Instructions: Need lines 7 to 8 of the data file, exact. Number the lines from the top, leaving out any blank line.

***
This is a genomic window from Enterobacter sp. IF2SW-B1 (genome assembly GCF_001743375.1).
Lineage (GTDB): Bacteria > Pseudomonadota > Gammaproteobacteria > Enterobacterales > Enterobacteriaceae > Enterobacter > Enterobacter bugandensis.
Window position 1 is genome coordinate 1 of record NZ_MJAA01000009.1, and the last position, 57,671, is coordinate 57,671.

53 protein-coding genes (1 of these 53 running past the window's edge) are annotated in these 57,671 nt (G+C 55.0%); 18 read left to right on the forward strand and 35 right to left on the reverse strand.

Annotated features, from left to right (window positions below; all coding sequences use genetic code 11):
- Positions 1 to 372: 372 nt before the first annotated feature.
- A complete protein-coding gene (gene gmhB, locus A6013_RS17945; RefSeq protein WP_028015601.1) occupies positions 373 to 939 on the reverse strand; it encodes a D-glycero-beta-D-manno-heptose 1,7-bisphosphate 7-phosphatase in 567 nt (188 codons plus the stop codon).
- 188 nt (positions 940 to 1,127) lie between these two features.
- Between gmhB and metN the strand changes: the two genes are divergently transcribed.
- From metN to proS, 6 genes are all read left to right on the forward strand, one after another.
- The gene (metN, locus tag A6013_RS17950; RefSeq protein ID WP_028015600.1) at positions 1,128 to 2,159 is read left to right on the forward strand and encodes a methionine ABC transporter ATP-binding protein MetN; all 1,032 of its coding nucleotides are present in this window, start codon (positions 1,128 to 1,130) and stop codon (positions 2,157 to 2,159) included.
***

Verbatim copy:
- A complete protein-coding gene (gene gmhB, locus A6013_RS17945; RefSeq protein WP_028015601.1) occupies positions 373 to 939 on the reverse strand; it encodes a D-glycero-beta-D-manno-heptose 1,7-bisphosphate 7-phosphatase in 567 nt (188 codons plus the stop codon).
- 188 nt (positions 940 to 1,127) lie between these two features.